Fourth in Laura Lee Guhrke’s Dear Lady Truelove series, Heiress Gone Wild takes a different direction to the earlier books and features a heroine looking to be a wife and make a home. Marjorie McGann is done being left behind and is taking charge of her future, hoping to find a husband and a home even if that means sneaking aboard a ship heading for London.
Marjorie has been a student and then teacher at Forsyte Academy in New York since her mother died when she was seven and her father placed her there and went out west to make his fortune. Her father has been pledging to return for her but thirteen years later, Marjorie is still there and is now an orphan and an heiress. She is ready for her life to finally begin.
Jonathan Deverill was Billy McGann’s best friend and business partner, and on his deathbed, Billy begged Jonathan to be the guardian of his little girl. Jonathan couldn’t refuse. He shows up at Forsyte Academy ready to meet this little girl and confirm that she is doing well there (and then be off to London and South Africa) only to find that Marjorie is not a child. She is a beautiful woman – a beautiful woman with a dream of going to London and finding a titled husband just like her friends. Jonathan is flummoxed. He denies her request to accompany him and promises to make all the arrangements for her time in London and come back for her after his stop in South Africa. Marjorie has heard that before. She takes matters into her own hands and sneaks aboard his ship to London.
Jonathan is shocked to find Marjorie in his stateroom. But Marjorie is a resourceful woman and has already secured a chaperone (a questionable Russian baroness) and has plans to enjoy her voyage. Jonathan thinks not – she is supposed to be in mourning, she needs more respectability than the baroness provides, she needs to be thinking of her reputation. Marjorie and Jonathan butt heads throughout the voyage until one night when Jonathan saves her from an encroaching suitor and ends up kissing her himself.
Feeling like a cad (and horrible guardian), Jonathan sets Marjorie up with a more respectable chaperone and avoids her like the plague. Marjorie is confused over his hot and cold responses to her but she knows that falling for Jonathan would be a big mistake – she is done waiting for men with wanderlust to come home and is determined never to be left behind again. When they arrive in London, Jonathan places her with his sisters and makes plans to travel to South Africa to secure some of Marjorie’s inheritance. But his sisters have other plans and Jonathan ends up staying in London (and near Marjorie) much longer than planned.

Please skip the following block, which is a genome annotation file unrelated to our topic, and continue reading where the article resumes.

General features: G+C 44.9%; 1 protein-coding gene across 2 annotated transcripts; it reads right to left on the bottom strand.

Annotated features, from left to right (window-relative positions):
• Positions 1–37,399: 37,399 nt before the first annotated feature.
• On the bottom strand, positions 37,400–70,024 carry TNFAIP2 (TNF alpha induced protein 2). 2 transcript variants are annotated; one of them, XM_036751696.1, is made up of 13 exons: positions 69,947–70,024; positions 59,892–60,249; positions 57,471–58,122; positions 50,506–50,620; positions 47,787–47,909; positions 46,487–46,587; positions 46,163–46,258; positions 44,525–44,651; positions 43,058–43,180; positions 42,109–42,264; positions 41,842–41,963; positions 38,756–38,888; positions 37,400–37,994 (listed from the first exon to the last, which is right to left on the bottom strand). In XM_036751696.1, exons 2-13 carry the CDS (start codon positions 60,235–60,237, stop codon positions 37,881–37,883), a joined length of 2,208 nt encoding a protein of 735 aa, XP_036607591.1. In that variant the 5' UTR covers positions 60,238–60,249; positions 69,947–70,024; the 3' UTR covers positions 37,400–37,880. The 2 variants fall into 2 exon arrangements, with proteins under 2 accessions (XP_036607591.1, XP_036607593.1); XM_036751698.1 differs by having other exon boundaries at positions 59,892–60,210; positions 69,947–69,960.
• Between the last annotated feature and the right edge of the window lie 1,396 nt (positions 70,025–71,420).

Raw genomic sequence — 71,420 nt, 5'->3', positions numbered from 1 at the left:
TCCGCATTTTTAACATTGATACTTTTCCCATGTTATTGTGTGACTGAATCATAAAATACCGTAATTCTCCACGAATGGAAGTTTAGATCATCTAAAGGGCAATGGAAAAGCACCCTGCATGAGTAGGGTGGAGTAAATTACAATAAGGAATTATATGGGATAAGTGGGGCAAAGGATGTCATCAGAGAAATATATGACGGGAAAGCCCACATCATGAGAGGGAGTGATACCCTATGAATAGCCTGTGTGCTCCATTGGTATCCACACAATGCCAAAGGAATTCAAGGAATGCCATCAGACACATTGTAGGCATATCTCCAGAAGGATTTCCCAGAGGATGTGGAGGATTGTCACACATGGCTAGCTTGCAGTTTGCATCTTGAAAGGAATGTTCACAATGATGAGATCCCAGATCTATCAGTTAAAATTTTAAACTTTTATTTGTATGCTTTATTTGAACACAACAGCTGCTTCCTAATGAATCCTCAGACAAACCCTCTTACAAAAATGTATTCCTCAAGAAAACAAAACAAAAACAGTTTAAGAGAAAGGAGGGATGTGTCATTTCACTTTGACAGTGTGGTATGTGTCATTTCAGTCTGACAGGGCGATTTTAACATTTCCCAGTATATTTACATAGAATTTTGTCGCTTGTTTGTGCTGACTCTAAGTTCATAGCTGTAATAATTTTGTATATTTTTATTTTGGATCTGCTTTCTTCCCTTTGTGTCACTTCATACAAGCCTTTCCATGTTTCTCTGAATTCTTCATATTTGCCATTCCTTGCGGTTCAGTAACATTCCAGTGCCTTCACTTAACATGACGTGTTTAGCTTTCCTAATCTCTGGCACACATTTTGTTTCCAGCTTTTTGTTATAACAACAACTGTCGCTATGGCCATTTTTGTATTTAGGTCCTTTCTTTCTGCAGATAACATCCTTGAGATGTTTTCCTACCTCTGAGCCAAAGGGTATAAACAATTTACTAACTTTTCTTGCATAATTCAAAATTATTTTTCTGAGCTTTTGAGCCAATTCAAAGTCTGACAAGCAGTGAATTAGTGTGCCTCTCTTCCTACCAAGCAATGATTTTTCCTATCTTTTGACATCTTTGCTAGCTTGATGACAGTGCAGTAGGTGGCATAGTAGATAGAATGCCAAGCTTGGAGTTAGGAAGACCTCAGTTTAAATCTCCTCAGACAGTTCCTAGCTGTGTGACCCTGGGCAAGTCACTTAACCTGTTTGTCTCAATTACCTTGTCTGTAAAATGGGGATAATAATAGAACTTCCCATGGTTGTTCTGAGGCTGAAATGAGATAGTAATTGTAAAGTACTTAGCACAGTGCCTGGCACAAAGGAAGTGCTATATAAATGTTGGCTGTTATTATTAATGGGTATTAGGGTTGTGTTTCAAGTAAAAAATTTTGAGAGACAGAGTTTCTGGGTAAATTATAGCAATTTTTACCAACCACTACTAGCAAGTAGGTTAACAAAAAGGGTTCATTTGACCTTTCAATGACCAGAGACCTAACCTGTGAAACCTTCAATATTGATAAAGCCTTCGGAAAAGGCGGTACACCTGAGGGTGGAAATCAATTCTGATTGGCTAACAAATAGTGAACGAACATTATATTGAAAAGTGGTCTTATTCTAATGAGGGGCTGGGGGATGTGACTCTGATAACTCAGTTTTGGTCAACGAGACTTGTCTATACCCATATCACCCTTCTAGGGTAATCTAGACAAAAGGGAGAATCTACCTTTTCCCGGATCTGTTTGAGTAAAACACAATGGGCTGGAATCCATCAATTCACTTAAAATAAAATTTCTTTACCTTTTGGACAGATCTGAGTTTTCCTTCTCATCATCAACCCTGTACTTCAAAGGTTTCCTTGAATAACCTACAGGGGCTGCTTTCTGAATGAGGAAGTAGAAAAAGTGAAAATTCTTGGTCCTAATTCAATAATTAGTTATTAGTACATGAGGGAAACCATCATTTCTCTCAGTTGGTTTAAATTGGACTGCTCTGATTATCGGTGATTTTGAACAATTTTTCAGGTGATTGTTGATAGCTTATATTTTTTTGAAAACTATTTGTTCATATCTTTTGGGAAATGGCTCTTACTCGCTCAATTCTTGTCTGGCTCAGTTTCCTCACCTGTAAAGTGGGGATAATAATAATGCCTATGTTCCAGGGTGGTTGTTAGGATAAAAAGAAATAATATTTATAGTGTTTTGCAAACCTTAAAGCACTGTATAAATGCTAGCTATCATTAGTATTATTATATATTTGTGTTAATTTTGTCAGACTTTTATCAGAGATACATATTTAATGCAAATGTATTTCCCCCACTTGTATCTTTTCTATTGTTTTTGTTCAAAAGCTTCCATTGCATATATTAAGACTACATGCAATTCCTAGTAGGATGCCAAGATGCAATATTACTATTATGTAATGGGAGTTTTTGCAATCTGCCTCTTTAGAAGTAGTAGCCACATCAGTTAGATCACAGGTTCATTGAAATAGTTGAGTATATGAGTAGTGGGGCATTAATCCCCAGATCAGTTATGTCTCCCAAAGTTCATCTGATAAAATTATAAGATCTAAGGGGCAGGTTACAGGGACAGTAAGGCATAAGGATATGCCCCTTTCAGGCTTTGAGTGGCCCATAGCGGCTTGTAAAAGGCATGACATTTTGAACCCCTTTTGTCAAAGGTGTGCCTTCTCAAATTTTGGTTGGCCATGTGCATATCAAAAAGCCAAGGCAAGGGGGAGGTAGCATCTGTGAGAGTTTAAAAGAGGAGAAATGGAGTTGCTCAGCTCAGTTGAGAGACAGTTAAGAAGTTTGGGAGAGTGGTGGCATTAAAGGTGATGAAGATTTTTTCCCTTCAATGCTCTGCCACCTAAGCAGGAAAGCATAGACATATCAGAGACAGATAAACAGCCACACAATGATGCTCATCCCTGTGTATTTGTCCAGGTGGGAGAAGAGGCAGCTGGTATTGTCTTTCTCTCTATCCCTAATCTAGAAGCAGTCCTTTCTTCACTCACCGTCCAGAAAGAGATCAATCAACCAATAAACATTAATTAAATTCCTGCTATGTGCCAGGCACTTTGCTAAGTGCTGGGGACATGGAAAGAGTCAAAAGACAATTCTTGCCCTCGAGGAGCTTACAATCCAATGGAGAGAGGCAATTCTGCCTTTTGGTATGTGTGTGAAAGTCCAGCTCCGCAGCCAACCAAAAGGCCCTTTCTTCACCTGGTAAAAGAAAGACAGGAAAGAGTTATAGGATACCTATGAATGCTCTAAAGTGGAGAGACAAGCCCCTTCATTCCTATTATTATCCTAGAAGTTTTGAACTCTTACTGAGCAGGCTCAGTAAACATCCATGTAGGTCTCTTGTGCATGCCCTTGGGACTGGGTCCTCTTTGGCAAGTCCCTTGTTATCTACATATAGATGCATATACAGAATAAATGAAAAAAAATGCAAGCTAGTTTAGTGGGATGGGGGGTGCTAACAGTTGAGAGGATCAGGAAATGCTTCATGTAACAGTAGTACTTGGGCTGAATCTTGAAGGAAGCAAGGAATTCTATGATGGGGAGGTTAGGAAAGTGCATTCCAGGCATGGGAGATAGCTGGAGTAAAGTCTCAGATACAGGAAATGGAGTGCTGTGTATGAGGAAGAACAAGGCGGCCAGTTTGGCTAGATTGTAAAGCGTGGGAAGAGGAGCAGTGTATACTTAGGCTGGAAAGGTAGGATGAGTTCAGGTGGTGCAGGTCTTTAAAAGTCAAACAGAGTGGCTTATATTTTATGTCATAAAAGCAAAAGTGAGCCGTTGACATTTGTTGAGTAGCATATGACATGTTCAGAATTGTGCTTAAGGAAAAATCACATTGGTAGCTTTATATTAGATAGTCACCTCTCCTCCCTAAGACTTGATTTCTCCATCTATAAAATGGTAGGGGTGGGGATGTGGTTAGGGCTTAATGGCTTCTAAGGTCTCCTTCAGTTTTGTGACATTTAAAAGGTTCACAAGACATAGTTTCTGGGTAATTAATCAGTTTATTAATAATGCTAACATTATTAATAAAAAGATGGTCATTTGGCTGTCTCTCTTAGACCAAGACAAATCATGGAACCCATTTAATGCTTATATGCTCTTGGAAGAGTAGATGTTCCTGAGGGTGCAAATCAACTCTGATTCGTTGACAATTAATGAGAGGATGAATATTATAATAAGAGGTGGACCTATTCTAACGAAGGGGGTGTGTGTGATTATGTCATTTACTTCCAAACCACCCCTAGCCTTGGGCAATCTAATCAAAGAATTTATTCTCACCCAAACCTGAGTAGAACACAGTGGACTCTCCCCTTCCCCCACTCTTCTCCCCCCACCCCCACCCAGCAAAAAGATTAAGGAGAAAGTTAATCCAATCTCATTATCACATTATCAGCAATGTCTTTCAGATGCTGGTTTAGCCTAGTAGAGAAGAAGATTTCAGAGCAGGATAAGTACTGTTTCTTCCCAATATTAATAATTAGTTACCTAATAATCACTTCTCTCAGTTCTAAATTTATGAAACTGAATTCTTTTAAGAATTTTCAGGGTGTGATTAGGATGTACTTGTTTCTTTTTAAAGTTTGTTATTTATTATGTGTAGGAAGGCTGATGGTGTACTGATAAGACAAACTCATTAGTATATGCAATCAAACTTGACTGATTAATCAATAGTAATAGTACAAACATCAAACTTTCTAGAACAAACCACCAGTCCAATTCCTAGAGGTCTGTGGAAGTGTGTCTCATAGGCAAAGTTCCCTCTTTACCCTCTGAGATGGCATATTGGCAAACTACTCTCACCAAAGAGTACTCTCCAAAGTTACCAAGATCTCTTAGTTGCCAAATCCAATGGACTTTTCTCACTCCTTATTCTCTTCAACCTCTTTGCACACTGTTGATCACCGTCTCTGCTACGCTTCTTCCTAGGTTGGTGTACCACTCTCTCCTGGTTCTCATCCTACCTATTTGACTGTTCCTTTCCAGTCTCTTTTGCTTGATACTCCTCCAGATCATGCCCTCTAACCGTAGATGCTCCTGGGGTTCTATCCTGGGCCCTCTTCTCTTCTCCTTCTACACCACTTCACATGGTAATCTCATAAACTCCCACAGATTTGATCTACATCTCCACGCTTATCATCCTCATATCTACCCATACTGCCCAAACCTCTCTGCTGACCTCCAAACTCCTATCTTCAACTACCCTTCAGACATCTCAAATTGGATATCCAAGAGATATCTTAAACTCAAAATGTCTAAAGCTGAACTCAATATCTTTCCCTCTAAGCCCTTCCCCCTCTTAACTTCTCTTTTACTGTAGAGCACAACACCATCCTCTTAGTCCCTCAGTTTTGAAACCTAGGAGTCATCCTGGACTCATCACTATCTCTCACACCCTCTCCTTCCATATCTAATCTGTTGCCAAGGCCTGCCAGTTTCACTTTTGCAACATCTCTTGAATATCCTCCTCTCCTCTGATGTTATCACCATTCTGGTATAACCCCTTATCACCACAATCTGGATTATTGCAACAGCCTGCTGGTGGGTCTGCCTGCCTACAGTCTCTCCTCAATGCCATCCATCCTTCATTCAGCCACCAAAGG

Heiress Gone Wild is all about discovering what you really want in life. Marjorie thinks she wants to be a matron in London society, spending her days shopping, having tea, and exchanging gossip.
I am going to laugh and dance and enjoy myself and wear whatever colors I please. I’m going to do the season, meet young men, fall in love, and get married. And when I do, you can bet the man I choose will be a better husband and father than Billy McGann ever dreamed of being. I intend to have a real home and a real family and a life worth living, and I don’t give a damn if any of that breaks rules of propriety, offends society, or inconveniences you.
Jonathan isn’t sure what he wants anymore. As a young man, he wanted to inherit his grandfather’s newspaper business but his grandfather died without a will and the business went to his shifty father. Trying to save the paper, Jonathan had words with his father and was thrown out of the family. For years, his only goal was to return to London a rich, self-made man and take over Deverill Publishing. Now he’s rich, his father is dead, and his sisters are running the business. He’s not sure where that leaves him. He just knows a man shouldn’t lust after his ward.
I was a little worried by the book’s title which made me think that Marjorie would be an obnoxious American trying to break into British society without a thought for its rules and traditions. At first it appears that way, but she quickly settles down. Her interactions with Jonathan on the ship reminded me of old Cary Grant films – the hero being a little stuffy and thrown off kilter by a madcap ginger. The early scenes between the two of them are delightful, although sadly, the middle part dragged a little as Jonathan was desperately trying to avoid Marjorie and Marjorie was experiencing British society. In this part of the story, their interactions were mainly physical followed by great regret from Jonathan. I was mildly put-off by Jonathan’s on and off attention to Marjorie but Ms. Guhrke does a nice job giving the reader insight into Jonathan’s thinking and I found myself more sympathetic than irritated. In fact, the character we get to know the most about is Jonathan – a nice change from so many historical romances.
The thing I liked most about Heiress Gone WIld was that once Jonathan realized what he felt for Marjorie was love, he was all in for himself but respectful of Marjorie’s desires and concerns. He sought to find a way they could be together without either of them compromising too much. I also enjoyed visiting with the characters from the previous books in the series. Ms. Guhrke always does a nice job interspersing her books with the perfect amount of side characters.
Fans of the Dear Lady Truelove series will likely be pleased with this addition. In the end, I liked Heiress Gone Wild, but not as much as some of the other books in the series and not as much as some of Ms. Guhrke’s other books. It’s well-written and held my attention but I don’t imagine I’ll go back and read it again.
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